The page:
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Support Groups and Other Resources

Support groups are an invaluable resource to anyone dealing with the difficulties of having a child with a vascular birthmark. These groups can provide names of other families affected with similar conditions, referrals to physicians who have treated similar conditions successfully, and information on the latest research into new treatment options, and developments in the cause of these birth defects.
Please feel free to contact any of the resources listed below.

NOVA - National Organization of Vascular Anomalies
P.O. Box 8711-104
Six Forks Rd. PMB 126
Raleigh, NC 27615
www.novanews.org

The National Organization of Vascular Anomalies is a nonprofit organization providing assistance to individuals affected by hemangiomas & vascular malformations.


The American Academy of Dermatology
930 N. Meacham Road, P.0. Box 4014
Schaumburg, IL 60168-4014
(847) 330-0230 Fax (847) 330-0050
www.aad.org

Write and request the "New Guidelines for Treating Hemangiomas."


The Vascular Birthmarks Foundation
P.O. Box l06
Latham, NY 12110-0106
(877)823-4646
hvbf@aol.com

Linda Shannon is Executive Director, and Milton Waner, M.D., is Medical Director. The organization is a non-profit resource providing the latest and most accurate information on the proper diagnosis and treatment of hemangiomas and vascular birthmarks.


The National Vascular Malformations Foundation
8320 Nightingale Street
Dearborn Heights, MI 48127-1202
(313) 274-1243
Contact: Mary Burris, President

Provides information and referrals to individuals and families diagnosed with a vascular malformation (portwine, venous, arterial-venous, and lymphatic malformations).


About Face
P.O. Box 93
Limekiln, PA 19535-0093
(800) 225-3223
Contact: Pam Onyx, Director

A support group for people with facial differences.


Faces
P.0. Box 11082
Chattanooga, TN 37401-2082
(800) 3-FACES-3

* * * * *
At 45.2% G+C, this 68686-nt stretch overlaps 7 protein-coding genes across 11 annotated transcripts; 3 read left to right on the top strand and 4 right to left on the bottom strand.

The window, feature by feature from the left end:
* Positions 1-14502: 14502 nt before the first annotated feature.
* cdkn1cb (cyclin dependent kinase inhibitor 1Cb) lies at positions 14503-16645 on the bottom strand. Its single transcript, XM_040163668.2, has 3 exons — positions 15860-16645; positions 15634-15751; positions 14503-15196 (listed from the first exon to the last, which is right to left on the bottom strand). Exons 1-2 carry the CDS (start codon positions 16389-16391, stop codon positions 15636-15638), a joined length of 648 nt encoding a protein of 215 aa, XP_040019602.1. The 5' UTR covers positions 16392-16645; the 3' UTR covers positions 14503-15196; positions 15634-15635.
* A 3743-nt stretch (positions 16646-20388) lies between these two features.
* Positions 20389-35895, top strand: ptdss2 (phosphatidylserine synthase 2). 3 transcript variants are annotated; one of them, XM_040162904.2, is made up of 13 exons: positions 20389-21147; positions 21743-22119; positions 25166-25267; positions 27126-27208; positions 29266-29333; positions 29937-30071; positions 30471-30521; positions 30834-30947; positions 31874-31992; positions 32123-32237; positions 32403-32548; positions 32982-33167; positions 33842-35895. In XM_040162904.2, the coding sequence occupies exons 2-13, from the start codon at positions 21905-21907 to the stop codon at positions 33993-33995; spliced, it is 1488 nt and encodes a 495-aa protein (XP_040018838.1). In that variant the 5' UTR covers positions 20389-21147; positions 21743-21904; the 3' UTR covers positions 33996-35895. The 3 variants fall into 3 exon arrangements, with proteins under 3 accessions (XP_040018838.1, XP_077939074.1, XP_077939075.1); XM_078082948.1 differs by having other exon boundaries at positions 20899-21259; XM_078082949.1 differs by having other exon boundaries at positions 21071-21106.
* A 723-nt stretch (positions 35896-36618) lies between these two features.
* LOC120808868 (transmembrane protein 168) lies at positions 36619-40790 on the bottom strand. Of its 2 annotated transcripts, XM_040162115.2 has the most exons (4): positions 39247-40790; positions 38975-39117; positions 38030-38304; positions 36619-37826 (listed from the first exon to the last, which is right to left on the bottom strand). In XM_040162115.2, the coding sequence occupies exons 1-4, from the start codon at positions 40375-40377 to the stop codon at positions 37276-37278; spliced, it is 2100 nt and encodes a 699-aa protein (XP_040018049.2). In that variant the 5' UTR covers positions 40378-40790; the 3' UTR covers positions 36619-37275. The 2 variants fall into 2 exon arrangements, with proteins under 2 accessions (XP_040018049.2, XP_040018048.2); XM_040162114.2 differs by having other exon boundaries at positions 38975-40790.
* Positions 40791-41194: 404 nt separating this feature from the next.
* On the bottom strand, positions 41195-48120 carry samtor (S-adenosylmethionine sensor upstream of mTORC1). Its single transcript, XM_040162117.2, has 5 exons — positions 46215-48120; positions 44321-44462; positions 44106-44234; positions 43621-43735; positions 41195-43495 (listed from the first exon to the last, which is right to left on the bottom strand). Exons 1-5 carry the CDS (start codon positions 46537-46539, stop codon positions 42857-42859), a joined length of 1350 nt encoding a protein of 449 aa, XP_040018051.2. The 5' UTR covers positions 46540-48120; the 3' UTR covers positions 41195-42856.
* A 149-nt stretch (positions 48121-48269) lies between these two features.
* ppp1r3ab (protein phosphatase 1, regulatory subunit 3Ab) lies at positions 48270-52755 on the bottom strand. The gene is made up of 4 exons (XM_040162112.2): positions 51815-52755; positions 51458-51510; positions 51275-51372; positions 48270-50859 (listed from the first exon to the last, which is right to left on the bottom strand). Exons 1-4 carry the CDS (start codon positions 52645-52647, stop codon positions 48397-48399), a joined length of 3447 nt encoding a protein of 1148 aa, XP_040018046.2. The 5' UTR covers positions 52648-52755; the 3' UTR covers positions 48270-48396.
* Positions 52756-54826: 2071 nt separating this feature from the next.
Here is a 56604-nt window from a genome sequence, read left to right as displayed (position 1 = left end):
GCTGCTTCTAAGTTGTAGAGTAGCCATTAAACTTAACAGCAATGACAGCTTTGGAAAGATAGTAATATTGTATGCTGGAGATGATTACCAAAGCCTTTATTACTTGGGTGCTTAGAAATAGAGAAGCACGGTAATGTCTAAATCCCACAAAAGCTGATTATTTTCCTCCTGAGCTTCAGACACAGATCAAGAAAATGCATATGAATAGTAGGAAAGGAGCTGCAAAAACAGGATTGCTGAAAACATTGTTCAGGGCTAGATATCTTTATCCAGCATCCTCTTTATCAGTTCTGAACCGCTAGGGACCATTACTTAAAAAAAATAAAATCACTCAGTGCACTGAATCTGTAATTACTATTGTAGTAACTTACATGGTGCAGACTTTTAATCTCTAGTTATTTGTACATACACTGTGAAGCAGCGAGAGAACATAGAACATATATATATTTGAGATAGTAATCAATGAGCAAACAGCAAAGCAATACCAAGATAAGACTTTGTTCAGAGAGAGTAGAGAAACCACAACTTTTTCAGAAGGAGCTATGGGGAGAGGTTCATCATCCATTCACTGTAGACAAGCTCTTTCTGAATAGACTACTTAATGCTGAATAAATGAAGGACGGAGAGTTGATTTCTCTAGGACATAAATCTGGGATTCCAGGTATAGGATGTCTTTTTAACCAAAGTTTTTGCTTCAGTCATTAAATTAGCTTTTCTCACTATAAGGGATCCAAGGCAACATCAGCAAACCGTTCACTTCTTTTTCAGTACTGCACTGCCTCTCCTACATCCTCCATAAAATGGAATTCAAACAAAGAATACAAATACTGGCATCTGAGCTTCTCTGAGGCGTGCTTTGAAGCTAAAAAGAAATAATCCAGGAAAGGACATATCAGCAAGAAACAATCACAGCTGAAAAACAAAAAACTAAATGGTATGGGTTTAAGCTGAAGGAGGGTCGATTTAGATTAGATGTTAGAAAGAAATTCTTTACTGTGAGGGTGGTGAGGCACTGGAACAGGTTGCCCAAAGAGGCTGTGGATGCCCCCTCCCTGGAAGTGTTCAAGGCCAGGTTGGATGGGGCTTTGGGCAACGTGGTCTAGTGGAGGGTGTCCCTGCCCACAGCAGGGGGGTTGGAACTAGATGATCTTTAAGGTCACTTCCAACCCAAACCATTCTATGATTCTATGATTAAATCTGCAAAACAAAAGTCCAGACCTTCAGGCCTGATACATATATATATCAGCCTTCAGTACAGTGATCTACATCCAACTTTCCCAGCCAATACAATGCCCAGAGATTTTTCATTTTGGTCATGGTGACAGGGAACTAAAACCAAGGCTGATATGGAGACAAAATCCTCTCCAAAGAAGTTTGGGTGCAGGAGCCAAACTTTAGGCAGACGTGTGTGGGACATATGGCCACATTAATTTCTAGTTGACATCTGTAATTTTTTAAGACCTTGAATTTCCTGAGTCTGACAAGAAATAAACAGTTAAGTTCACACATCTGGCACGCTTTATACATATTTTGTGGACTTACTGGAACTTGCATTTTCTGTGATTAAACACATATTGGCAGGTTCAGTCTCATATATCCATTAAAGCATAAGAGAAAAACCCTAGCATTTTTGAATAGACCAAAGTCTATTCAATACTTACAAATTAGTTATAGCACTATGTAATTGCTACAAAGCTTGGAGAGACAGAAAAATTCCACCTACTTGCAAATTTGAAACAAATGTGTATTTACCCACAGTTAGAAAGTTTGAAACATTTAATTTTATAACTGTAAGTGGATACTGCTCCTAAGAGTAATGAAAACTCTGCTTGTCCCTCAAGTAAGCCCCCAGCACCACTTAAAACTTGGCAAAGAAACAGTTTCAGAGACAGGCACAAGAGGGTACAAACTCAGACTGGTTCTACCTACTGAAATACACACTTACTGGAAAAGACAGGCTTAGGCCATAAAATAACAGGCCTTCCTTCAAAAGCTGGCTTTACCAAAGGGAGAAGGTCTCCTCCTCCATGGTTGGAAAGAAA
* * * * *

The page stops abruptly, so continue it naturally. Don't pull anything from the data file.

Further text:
Contact: Lynn Mayfield, Director
9 AM-5 PM (EST)

A national non-profit organization for the craniofacially handicapped.


Forward Face
317 E. 34th Street, Suite 901
New York, NY 10016-4974
(800) 393-FACE (3223)

A national non-profit organization for patients and families with craniofacial disorders.


Let's Face It
P.0. Box 29972
Bellingham, WA 98228-1972
(360) 676-7325
letsfaceit@faceit.org

An informational and support network for people with facial differences, their families, friends and professionals. They publish an excellent resource book, "Resources for People with Facial Difference."


Hemangioma Newsline
P.0. Box 0358
Findlay, OH 45839-0358
hemangnews@msn.com
(419) 425-1593 fax/phone
Contact: Karla Hall, Founder

A support organization for families, which publishes an informational newsletter for families and physicians.


National Belle Foundation
P.0. Box 385
Gracie Station, NY 10028-0004
Contact: Hyleri Jurofsky

A charitable organization to aid children with physical and cosmetic deformities.


Hemangioma Research and Education
43 Soundview Lane
New Canaan, CT 06840-2732
Contact: Pam Wicker

A newsletter for patients, families, and medical professionals dealing with hemangiomas and vascular malformations.


Children's Craniofacial Association
13140 Coit Road, Suite 307
Dallas, TX 75240
(800) 535-3643
www.ccakids.com
Contact: Charlene Smith, Director